AN-007 – Modulating Output with a Second Driver
We often get the question, “can you operate multiple lasers, each with its own laser driver, but with a common anode or common cathode wiring scheme?” Because the drivers are fully electrically isolated, that is not a problem. However, a more interesting question is: can you operate the one laser with multiple drivers? One example where this would be beneficial is when using a high current driver to provide the bulk of the power delivery, and add a second lower current driver to provide small signal modulation in addition to the current being provided by the high current driver. Short answer is yes, but there are risks involved. Read on for more details.
In the test setup, two drivers, a 4304 LaserSource and 4308 LaserSource, were wired in parallel and connected to a 1Ω non-inductive resistive load. Current was measured via a non-contact current probe (Tektronix TCP202) on a 150MHz oscilloscope (Tektronix 3014). Because all Arroyo Instruments laser drivers have isolated, floating outputs, this could apply to those series as well (e.g., 4200-DR, 4400, 6300, LaserPak).
TEST PROCESS AND RESULTS
To prevent damage to the instruments, both drivers were set to 0mA with no modulation input and their outputs turned on (more on this below).
The 4304 LaserSource was adjusted between 0mA and 4000mA without issues. Operation was limited to 4A due to the 5V compliance limit; testing was done only up to 4A to preclude any voltage limit errors that might shutdown the output. The 4304 LaserSource did not indicate any current flowing through its terminals. The 4304 LaserSource did, however, indicate the same voltage as the 4308 LaserSource, which is to be expected as both drivers are connected in parallel to the same load resistor.
Next, both drivers were adjusted above zero at various set pints. The total current measured via the current probe always agreed with the sum of the two set points. The actual current measured by each instrument always agreed with the instrument set point.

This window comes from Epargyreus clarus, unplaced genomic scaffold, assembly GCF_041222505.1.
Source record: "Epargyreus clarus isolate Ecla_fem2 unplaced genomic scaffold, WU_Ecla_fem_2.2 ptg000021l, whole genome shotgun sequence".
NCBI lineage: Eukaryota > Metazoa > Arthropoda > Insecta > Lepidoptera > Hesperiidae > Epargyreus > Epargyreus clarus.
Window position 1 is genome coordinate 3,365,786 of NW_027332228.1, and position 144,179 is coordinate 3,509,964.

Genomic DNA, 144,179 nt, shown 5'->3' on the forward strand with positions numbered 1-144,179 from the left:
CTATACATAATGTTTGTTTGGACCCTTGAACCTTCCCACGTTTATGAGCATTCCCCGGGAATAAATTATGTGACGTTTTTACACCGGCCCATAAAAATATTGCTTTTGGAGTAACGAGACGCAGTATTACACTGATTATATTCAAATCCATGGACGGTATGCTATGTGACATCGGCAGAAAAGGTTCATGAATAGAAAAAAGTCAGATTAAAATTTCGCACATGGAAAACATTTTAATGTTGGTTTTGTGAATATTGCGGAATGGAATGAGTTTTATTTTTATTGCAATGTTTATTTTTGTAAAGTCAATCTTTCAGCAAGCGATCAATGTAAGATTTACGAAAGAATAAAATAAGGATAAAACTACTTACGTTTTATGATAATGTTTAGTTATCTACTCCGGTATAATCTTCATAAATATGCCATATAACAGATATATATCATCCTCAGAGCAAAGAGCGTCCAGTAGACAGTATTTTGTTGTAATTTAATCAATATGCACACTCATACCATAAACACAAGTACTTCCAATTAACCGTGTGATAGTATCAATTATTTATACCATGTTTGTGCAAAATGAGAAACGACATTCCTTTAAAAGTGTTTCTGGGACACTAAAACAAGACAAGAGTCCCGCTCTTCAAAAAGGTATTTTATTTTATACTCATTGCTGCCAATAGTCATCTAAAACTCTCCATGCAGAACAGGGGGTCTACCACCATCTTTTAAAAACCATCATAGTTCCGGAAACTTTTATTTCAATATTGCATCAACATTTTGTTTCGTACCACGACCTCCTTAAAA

Next, the 4308 LaserSource was adjusted to 1000mA and the 4304 LaserSource was adjusted to 0mA. A sine-wave modulation signal of 2V ± 1V was injected into the 4304 LaserSource modulation input port. As expected, the measured current was a DC signal of 1800mA ± 400mA was measured using the current probe:
This was tested at other currents and frequencies with expected results that were within the specifications of the driver’s modulation performance.
OBSERVATIONS AND CONCLUSIONS
As expected, connecting two drivers together produced a consistent sum of the two outputs, whether operating both in DC mode or modulating one of the outputs. There are, however, a few important considerations that must be considered when attempting to do this testing.
Most critically, because the Arroyo drivers will short the laser output when turned off, if the Arroyo driver were to even shutdown due to error or otherwise, the full current of the other driver would be routed through the Arroyo driver, and could easily damage the instrument. One solution is to ensure both drivers are set to zero and without any modulation input, and turn on both drivers. At this point, no current is flowing, so even if the high current driver is turned on ahead of the Arroyo driver, no damage will occur.
A better solution is to insert a Schottky diode in series with the anode output of the Arroyo controller to prevent current from flowing from the high current driver into the Arroyo driver when the Arroyo driver is turned off. Ensure the diode is sufficiently rated for current and voltage, and can handle the thermal load that will be created by the voltage drop through the diode. This addition will increase the voltage needed to drive the diode equal to the drop across the protection diode. Heat generated by the diode will be equal to this voltage drop times the current (P = I * V). Also, because this protection diode is in series with the Arroyo output, it can also impact the modulation performance, so choose a diode with sufficiently high bandwidth to prevent it from interfering. A Schottky diode is recommended as they are fast and have a low voltage drop.
If the “other driver” has a shorting output, a protection diode can also be used on its output, but if it is a high power driver, significant heat can be generated by the protection diode, so that must be considered in the setup. If the Arroyo driver is only being used to produce a small signal, it’s possible the shorting feature of the other driver is rated sufficiently to handle any current generated by the Arroyo driver.
It is also important to note that the addition of the protection diode will eliminate the shorting protection normally provided by the Arroyo driver when its output is off.
Finally, the Arroyo driver must also have a compliance voltage rating greater than the voltage required by the laser (plus the protection diode, if used).
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